Since there were only 2 entrants in each of my rounds, I came away with our very first ribbons! Two delightful reds that will need to find a fitting home in my new house.  Videos and photos soon to come (need to confiscate my husband's phone tonight after work).

I was incredibly blessed to have an entire support team for our first XC-ish competition. THANK YOU to our trainer, Laurie Canty.  Congrats and thanks to my barn mates Ariel, Jeannette, and Ashley. Thanks to my amazing husband, fabulous mom, and wonderful friends who made it out in the heat and dust to support us. 

Thursday, September 13, 2012

What's more expensive that a horse?

A house.

That Rick and I just bought. We closed today.

The house as shown on MLS:

What the house actually looks like presently:

Home sweet fixer-upper!

A million thanks to my parents who made this possible, and to our broker Joe Virnig of who was absolutely stellar.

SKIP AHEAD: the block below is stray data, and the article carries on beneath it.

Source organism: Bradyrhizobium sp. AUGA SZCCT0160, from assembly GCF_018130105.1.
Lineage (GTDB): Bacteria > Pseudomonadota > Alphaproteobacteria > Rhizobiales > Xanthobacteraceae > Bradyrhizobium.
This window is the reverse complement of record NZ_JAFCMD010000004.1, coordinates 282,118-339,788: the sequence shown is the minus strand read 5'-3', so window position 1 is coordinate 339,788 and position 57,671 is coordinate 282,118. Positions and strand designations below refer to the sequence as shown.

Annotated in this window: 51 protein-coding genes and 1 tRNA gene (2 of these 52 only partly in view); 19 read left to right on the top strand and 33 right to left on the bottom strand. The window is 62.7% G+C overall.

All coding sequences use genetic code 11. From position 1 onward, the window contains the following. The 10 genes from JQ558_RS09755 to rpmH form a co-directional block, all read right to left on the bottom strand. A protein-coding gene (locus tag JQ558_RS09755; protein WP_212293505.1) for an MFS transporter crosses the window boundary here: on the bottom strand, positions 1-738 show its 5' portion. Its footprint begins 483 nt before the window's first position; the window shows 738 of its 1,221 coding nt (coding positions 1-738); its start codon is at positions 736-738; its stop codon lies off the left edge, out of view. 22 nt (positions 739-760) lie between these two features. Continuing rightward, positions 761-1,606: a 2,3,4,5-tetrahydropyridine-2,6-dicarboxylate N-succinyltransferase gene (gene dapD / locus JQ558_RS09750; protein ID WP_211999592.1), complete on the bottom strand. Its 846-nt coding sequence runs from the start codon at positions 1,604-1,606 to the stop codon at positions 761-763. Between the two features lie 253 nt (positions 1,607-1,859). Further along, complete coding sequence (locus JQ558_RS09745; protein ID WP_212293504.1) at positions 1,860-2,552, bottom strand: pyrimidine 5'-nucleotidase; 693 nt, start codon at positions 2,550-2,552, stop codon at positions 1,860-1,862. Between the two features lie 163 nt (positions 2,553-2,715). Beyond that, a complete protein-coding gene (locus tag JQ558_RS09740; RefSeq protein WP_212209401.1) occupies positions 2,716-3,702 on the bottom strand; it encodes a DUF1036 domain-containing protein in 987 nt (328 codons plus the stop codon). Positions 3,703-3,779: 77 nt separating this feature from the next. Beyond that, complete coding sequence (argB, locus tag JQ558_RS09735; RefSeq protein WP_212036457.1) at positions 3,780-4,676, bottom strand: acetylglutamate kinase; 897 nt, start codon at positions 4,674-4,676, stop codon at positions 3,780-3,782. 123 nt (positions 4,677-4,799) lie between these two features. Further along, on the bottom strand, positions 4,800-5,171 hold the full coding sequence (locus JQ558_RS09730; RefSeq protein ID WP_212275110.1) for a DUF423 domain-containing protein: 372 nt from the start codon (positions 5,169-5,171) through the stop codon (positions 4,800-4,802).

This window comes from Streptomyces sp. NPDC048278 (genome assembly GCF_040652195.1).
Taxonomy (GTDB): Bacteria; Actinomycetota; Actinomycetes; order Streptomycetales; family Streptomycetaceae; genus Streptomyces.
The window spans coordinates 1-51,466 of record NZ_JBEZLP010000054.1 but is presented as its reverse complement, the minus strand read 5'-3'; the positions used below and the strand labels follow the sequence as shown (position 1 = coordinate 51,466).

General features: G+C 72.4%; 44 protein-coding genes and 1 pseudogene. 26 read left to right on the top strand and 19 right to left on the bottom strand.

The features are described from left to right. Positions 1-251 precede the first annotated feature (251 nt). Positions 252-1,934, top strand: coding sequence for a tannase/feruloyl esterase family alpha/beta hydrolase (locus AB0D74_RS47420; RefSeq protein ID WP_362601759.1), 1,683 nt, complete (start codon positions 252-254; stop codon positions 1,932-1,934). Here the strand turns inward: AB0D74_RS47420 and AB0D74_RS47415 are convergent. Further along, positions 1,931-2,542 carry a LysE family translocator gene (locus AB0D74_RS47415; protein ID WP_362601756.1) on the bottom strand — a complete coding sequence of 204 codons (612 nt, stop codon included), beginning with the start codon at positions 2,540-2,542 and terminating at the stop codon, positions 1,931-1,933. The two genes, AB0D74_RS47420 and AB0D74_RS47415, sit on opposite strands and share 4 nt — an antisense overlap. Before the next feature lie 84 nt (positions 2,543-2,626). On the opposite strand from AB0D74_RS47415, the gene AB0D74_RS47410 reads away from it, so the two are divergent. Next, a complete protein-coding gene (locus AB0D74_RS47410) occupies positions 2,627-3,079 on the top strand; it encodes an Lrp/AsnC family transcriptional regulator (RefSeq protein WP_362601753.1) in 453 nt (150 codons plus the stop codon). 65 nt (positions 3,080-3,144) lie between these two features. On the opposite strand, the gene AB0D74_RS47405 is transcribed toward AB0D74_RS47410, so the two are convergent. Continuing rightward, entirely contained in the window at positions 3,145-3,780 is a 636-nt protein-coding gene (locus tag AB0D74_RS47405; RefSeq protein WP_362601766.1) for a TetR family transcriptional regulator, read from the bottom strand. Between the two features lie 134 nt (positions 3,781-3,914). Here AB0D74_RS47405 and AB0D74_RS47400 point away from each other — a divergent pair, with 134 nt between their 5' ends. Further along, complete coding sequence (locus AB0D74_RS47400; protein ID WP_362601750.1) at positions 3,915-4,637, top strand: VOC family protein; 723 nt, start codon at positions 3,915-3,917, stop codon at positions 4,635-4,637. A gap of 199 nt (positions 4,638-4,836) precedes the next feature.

Wednesday, September 12, 2012

Derby Prep

This Sunday is our first derby. We're doing jumping only (no dressage) in the Intro Beginner Novice (fences 1'8") and the Easy Beginner Novice (fences 2'3") divisions. In each division there will be approximately 11-15 jumps which will be a combination of stadium and cross country fences. I'm lucky #13, and #24.

My goal is to have at least one clean round. Since there's only 2 entrants in each jumping-only division, so long as I don't get eliminated I'm guaranteed at least a red ribbon. Is it bad mojo to wish for our first ribbon this weekend?

I've got a long To Do list before the show:

  1. Clean tack
  2. Clean horse
  3. Prep gear

Well, okay, the list only has 3 things. But #1 and #2 are gonna take forever, since my horse's life mission seems to be to get as much dirt on his body as he can. And this translates into dirty tack in addition to dirty horse.